Linette Lopez in Business Insider is disturbed by TIME magazine’s explication of Steve Bannon’s ideological reliance upon a (highly US/Anglo-centric focussed) book about cycles of history, where every 80-100 years there is a cataclysmic event (a “Fourth Turning”) necessitating a trial by fire resulting in a new order.
According to the book, the last two Fourth Turnings America experienced were The Civil War and Reconstruction, and then The Great Depression and World War II. Before that, it was the Revolutionary War.
All of these periods were marked by periods of dread and decay in which the American people were forced to unite to rebuild a new future, but only after a massive conflict in which many lives were lost. It all starts with a catalyst event, then there’s a period of regeneracy, after that there is a defining climax in which a war for the old order is fought, and then finally there is a resolution in which a new world order is stabilised.
This is where Bannon’s obsession with this book should cause some concern. He believes that, for the new world order to rise, there must be a massive reckoning. That we will soon reach our climax conflict.
Bannon is portrayed as believing that a “global existential war” with radical jihadis (and maybe China as well) is inevitable, and that authoritarian politics in the USA is the only way to prepare the nation for victory.
This conviction is central to the Breitbart mission, he explained in November 2015: ‘Our big belief, one of our central organising principles at the site, is that we’re at war.’
Lopez sees Bannon’s advice to the Trump administration on policies that seem intended to foment chaos as actively trying to accelerate a Fourth Turning, because he is convinced that the 2008 financial crisis was this cycle’s catalyst event, and the national response to that event was not what he expected/wanted.
It is the response, not the initial event, which defines an era according to the theory. (Wikipedia article on Strauss/Howes work)
Bannon, by these accounts, seems intent on forcing the arc of history into the pattern he has convinced himself exists, which leads neatly into Lopez’ summation of some of the criticisms of the Strauss/Howe “theory”:
Ultimately, the danger of writing about the past at the same time one writes about the future, is that it can be hard for an author to separate the two. The steps and missteps of the past seem so easily repeatable that the future seems to march in lock step. But this is not what history has shown us. The catastrophes of every era have always materialised in their own unique ways.
It is here where Strauss and Howe fail in their work, and here where Bannon gets caught in their failure.
There’s quite a lot to read there about how the Great Depression of 1929 and the GFC of 2008 are demonstrably and in multiple ways not nearly so alike as Bannon appears to believe, and Lopez points out many more differences between the Strauss/Howe theory and what we see in the USA now, especially with regard to social unity, which is supposed to be the defining feature of a Regeneracy that allows Crisis Leaders to implement their authoritarian rebuilding of society.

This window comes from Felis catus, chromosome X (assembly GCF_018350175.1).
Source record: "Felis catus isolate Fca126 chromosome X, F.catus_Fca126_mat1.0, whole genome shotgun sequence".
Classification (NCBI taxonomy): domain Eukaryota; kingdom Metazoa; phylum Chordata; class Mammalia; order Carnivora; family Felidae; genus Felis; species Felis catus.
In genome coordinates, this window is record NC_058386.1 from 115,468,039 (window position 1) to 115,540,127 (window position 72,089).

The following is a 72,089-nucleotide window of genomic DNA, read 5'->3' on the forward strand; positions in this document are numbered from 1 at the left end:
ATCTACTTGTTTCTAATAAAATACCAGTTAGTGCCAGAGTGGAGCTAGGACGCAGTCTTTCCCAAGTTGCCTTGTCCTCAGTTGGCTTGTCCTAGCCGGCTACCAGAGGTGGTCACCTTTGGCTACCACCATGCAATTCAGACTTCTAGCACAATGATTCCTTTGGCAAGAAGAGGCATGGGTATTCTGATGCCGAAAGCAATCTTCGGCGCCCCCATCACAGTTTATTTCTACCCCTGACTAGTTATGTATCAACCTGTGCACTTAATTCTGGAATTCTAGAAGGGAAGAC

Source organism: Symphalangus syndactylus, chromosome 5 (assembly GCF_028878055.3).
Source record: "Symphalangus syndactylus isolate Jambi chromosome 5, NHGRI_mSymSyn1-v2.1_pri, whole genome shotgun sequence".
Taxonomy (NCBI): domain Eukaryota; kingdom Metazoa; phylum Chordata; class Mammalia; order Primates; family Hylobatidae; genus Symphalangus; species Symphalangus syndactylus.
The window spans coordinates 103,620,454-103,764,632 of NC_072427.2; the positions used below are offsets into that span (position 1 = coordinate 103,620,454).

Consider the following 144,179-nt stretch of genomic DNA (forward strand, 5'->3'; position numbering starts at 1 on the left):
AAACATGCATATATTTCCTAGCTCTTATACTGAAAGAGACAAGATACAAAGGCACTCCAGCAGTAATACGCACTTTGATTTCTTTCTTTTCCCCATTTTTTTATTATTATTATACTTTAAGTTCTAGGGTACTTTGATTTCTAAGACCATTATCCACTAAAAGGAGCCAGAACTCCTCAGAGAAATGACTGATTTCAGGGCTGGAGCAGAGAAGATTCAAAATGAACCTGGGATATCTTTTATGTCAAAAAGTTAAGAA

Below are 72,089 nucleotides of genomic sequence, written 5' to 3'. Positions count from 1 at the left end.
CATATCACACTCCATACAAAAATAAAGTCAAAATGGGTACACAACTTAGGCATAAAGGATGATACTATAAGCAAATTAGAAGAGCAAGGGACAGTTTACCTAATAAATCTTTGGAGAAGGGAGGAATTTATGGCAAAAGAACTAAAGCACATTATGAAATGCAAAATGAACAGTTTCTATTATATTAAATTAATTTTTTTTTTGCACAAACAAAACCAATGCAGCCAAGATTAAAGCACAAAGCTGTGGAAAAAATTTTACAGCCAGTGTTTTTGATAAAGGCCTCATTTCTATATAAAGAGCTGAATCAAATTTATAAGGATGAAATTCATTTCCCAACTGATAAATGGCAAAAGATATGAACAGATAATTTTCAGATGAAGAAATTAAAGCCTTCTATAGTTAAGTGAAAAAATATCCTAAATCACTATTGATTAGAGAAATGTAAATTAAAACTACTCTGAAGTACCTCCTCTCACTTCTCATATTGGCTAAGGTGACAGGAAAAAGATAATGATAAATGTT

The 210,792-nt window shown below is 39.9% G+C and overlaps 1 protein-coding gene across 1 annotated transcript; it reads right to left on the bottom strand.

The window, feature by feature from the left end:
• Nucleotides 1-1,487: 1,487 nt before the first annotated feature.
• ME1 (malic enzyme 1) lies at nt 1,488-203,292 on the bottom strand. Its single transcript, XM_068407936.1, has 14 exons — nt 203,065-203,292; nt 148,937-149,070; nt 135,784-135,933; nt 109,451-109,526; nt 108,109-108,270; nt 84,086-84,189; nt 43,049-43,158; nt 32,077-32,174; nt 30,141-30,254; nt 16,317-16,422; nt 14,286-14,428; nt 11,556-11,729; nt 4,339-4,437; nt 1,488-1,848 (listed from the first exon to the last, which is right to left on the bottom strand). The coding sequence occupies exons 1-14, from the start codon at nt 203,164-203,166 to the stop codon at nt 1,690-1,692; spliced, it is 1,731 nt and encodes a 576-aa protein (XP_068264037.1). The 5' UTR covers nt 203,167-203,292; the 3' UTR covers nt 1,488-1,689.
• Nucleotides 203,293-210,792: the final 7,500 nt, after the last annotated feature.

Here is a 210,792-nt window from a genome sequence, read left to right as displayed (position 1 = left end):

“The Fourth Turning” envisioned by Howe and Strauss requires a return to an agreed upon set of values, but millennials and the GOP (or Bannon for that matter) couldn’t be farther away from one another. For one, millennials are the most diverse group in US history — 43% of them are nonwhite. Most do not share Bannon’s vision for ethnic conflict.
Summarising Lopez’ concluding paragraphs: Bannon is not responding to any clear and present danger of an outside threat, he’s creating new enemies that Americans mostly do not want to have. Bannon is dividing his nation, not uniting it. This is not a natural course of history falling into place – this is uncharted territory.
I need to emphasise here that I believe that the passing of generations affecting the decisions being made today is not a totally flawed hypothesis. The grandparents who told our parents about the way they saw the world descend into war are mostly likely deceased, and their recountings have descended into family myths rather than a direct personal testimony of warning signs. It becomes easier to not take very much notice of their stories, and thus we repeat the errors of their forebears.
But that doesn’t mean that there are solid predictors of historical cycles, or even that cycles are an accurate way to describe certain historical patterns of repetition. There are always competing interests in the corridors of power, and the way they jostle for power is psychologically predictable up to a point, but there are too many possible disruptors to ever be exactly sure what events will precipitate an existential conflict.
In other news, apparently Trump finds Saturday Night Live’s choice to cast Melissa McCarthy in their parody of White House Press Secretary Sean Spicer upsetting mostly because of the cross-gender aspect. I second everyone who is calling for them to cast Rosie O’Donnell in their next parody of #PresidentBannon.